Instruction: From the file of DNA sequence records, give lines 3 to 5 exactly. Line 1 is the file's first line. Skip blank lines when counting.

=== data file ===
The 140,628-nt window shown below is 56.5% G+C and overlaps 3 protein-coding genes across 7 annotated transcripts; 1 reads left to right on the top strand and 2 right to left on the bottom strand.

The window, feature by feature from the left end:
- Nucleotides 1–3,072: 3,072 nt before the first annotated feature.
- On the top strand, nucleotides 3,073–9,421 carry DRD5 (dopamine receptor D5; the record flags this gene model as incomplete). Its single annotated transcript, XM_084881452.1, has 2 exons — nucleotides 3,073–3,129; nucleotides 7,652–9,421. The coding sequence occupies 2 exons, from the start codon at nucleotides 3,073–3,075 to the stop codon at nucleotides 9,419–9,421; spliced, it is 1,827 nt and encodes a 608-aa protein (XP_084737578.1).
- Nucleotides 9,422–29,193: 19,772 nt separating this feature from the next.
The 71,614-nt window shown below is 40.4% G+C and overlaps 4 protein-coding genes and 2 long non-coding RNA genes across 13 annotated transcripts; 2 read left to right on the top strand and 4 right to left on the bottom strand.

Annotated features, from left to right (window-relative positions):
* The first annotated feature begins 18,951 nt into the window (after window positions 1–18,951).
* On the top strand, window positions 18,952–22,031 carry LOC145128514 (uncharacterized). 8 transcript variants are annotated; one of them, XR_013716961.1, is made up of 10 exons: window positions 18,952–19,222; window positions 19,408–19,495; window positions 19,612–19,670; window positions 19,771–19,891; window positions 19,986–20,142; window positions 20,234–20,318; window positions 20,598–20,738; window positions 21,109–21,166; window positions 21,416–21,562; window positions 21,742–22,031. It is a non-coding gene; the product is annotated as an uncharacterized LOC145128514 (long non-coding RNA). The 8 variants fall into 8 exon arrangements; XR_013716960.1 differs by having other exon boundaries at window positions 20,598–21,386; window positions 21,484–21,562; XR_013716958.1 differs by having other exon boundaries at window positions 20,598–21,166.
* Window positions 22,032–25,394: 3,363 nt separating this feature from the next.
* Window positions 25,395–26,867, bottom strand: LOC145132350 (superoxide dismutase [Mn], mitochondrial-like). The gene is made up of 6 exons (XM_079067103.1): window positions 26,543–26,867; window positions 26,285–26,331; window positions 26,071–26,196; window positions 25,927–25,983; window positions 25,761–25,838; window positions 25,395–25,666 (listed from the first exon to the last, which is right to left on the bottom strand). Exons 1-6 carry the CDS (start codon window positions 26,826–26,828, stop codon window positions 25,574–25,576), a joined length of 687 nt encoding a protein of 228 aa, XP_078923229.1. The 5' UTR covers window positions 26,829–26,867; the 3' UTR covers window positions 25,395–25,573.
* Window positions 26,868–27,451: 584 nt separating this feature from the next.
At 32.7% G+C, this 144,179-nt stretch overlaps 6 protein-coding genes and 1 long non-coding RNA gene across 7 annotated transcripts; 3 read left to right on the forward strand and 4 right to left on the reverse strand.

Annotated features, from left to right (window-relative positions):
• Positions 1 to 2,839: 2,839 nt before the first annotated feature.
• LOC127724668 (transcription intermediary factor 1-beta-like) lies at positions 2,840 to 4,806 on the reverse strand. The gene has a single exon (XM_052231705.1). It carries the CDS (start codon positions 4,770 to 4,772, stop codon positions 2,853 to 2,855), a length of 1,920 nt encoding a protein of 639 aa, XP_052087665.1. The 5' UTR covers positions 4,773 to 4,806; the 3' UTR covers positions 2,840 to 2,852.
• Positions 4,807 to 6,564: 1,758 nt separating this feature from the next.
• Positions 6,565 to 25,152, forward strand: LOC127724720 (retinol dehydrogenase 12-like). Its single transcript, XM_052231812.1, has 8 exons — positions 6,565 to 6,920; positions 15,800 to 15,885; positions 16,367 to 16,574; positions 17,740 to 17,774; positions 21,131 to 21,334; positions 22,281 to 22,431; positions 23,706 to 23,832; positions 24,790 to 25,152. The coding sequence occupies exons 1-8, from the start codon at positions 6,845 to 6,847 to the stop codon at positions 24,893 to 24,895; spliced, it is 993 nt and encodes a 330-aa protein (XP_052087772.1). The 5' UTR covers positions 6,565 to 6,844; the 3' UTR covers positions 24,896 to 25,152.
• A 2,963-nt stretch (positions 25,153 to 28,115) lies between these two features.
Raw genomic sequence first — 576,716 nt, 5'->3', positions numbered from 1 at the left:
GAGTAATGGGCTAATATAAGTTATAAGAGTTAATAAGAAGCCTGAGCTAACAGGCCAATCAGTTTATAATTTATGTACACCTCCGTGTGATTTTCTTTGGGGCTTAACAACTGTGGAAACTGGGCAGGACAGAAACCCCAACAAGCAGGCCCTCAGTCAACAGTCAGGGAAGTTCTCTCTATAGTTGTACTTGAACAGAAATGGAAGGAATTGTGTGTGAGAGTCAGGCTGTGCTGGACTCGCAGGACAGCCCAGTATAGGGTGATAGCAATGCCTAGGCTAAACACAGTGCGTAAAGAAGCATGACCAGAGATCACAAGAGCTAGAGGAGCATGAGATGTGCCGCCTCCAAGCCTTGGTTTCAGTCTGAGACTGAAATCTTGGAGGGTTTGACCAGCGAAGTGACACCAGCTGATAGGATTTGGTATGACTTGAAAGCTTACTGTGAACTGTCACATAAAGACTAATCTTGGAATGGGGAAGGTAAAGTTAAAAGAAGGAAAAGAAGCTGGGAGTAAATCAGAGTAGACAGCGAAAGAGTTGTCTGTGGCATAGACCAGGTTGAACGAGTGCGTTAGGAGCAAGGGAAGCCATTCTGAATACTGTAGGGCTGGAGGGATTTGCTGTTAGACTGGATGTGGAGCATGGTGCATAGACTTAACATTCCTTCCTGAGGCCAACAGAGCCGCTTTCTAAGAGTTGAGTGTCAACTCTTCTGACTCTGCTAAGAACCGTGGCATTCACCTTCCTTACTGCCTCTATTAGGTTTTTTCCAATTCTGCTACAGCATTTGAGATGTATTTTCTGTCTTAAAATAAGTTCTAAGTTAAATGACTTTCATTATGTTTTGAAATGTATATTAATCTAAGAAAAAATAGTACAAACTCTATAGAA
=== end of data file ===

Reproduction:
- Nucleotides 1–3,072: 3,072 nt before the first annotated feature.
- On the top strand, nucleotides 3,073–9,421 carry DRD5 (dopamine receptor D5; the record flags this gene model as incomplete). Its single annotated transcript, XM_084881452.1, has 2 exons — nucleotides 3,073–3,129; nucleotides 7,652–9,421. The coding sequence occupies 2 exons, from the start codon at nucleotides 3,073–3,075 to the stop codon at nucleotides 9,419–9,421; spliced, it is 1,827 nt and encodes a 608-aa protein (XP_084737578.1).
- Nucleotides 9,422–29,193: 19,772 nt separating this feature from the next.